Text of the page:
The terms “safety culture” and “safety program” are often used interchangeably. Your company should have a safety program to help meet OSHA requirements and to ensure a basic level of safety in the workplace, but you may not have a safety culture… yet. A safety culture is a company-wide commitment to safety for everyone in everything that they do, and it doesn’t stop at the bare minimum. It takes time and dedication to create this kind of environment.
According to the U.S. Department of Labor, five of the major benefits of a strong workplace safety culture are
Few at-risk behaviors
Low incident rates
Low worker turnover
To get started creating a safety culture and witnessing these benefits, follow these five easy steps:
1. Identify Issues
Think about what it was that sent you looking into creating a safety culture in the first place. There must be some shortcomings when it comes to safety in your workplace. Start with those, and take note of any other safety concerns that you notice along the way. Even if you think your safety program has got you pretty well covered, there’s always room for improvement. Ask yourself what could be better.
2. Set Goals
Once you’ve identified some problem areas, you can work out what your goals are for your new safety culture. What do you hope to accomplish? Keep in mind that the best goals are realistic and measurable. It will be tough to track progress toward a goal if you can’t provide measurable evidence for it. If you reach your goals easily, set new ones to strive for.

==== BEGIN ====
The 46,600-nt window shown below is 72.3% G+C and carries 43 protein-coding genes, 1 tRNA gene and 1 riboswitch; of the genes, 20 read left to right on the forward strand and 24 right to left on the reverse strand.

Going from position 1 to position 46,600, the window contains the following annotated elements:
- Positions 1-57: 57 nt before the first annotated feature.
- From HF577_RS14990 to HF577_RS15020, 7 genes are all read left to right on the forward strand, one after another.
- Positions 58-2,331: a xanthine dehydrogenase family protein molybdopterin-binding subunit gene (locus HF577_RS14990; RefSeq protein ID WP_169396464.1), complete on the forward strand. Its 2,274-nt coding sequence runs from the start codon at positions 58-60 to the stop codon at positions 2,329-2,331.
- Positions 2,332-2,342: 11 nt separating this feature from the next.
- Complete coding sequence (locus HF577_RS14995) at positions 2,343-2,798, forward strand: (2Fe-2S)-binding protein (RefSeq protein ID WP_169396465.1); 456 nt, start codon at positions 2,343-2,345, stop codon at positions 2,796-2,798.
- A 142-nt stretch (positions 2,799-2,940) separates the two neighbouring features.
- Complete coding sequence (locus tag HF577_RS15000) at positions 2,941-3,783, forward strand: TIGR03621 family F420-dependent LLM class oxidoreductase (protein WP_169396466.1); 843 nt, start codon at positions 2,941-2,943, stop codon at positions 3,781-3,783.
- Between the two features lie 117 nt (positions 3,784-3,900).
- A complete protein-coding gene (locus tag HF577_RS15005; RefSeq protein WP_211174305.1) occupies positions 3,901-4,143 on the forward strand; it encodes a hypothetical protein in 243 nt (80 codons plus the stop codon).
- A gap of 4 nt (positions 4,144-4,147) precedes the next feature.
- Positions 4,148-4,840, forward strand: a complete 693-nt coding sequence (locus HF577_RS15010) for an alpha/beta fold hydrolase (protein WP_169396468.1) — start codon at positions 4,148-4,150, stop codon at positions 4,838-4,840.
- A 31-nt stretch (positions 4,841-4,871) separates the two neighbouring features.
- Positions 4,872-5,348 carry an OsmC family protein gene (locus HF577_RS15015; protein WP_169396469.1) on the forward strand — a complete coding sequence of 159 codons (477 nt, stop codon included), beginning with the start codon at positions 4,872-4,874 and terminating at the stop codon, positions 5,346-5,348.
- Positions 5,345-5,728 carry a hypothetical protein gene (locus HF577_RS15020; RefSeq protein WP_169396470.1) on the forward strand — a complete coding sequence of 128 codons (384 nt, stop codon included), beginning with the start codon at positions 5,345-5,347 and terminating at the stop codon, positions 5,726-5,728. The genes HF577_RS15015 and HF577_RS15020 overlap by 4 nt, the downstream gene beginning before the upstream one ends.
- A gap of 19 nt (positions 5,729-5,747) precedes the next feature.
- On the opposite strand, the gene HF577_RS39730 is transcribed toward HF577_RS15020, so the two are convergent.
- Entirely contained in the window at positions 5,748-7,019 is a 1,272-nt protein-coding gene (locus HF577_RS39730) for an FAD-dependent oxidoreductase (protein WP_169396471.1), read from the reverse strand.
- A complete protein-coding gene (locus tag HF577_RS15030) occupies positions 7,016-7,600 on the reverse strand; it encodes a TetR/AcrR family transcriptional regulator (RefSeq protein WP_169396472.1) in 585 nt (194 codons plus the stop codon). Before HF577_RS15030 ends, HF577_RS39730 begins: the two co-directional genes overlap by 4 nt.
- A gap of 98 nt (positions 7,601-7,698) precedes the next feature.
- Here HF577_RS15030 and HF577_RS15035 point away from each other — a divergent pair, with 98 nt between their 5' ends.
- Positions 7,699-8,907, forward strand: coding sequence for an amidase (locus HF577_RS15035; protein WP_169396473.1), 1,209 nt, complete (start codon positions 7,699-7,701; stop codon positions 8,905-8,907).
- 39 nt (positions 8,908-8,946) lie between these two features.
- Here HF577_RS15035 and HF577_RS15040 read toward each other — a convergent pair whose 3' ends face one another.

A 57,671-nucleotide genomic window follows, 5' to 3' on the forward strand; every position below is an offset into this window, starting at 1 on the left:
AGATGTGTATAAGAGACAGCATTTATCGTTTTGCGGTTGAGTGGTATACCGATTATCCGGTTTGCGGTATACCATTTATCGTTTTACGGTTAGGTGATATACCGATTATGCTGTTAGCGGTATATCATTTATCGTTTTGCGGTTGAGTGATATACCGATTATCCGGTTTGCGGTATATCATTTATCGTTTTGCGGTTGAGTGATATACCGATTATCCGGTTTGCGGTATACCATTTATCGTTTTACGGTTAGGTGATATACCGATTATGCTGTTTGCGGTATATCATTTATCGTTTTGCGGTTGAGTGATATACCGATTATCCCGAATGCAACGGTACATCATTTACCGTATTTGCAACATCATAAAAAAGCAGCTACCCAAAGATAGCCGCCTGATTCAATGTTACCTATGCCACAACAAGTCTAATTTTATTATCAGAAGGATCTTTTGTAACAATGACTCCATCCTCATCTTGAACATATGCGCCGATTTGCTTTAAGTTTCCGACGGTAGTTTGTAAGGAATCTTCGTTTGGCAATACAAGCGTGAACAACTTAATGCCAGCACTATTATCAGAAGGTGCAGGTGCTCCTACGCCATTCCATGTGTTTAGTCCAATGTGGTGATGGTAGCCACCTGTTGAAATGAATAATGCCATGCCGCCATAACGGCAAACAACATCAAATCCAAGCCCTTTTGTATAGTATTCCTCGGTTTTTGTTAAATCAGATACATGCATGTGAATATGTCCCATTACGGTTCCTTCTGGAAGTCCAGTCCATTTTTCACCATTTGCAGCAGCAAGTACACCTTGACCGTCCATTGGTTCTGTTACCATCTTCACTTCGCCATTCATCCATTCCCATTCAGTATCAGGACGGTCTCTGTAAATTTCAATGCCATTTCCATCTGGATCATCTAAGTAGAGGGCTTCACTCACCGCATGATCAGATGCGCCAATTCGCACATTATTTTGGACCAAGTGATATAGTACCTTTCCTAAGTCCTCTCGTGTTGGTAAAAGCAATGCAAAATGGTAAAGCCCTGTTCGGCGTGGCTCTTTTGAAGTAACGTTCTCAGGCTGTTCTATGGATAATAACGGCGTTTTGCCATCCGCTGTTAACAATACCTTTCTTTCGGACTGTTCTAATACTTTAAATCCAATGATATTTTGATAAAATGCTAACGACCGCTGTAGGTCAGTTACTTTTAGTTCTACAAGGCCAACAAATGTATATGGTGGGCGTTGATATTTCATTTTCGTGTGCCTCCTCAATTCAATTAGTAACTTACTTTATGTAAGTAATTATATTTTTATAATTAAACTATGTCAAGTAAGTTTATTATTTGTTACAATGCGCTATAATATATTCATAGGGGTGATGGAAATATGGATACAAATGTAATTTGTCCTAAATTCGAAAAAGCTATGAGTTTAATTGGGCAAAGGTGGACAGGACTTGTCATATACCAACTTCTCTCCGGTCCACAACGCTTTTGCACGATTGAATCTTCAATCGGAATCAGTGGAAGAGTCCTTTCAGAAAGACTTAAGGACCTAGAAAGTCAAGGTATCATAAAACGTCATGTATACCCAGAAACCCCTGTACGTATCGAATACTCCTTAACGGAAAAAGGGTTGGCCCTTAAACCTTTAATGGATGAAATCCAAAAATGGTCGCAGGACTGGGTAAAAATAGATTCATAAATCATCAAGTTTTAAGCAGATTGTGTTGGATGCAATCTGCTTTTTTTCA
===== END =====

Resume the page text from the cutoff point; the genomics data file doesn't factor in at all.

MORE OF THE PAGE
3. Create a Plan
After you set your goals, you’ll need a plan to reach them. The whole point of setting goals is to make an effort to achieve them, right? So how are you going to do that? Create a plan—better yet, create multiple plans—that will help you to progress and head toward your goals. Multiple plans are great if you’re just starting out because you can experiment and find out what works best.
4. Enforce Accountability
Once you come up with a plan, it’s time to execute. In order to keep the ball rolling in the right direction, you’ll need to find a way to hold everyone accountable. After all, everyone has a responsibility within a safety culture. You need everyone following the same plan and working toward the same goals. Make sure everyone stays on the same page there in order to ensure the success of your safety culture.
5. Make Adjustments
Creating a few simple steps on paper may seem easy enough, but let’s face it: creating an entire workplace culture that affects attitudes and behaviors is not an easy task. You’ll make mistakes, and you’ll start to learn what does and doesn’t work for your team. When you encounter a snag, make adjustments. If you’re not reaching your goals, maybe you need to re-evaluate your goals or maybe you need to change up your plan a little.
Every single workplace is unique, and there is no one-size-fits-all solution for safety. That’s why you have to create the culture for your own team. We can help you get started creating a safety culture with some helpful tips and common best practices, but ultimately it’s up to you to know your team and to set an example in the workplace.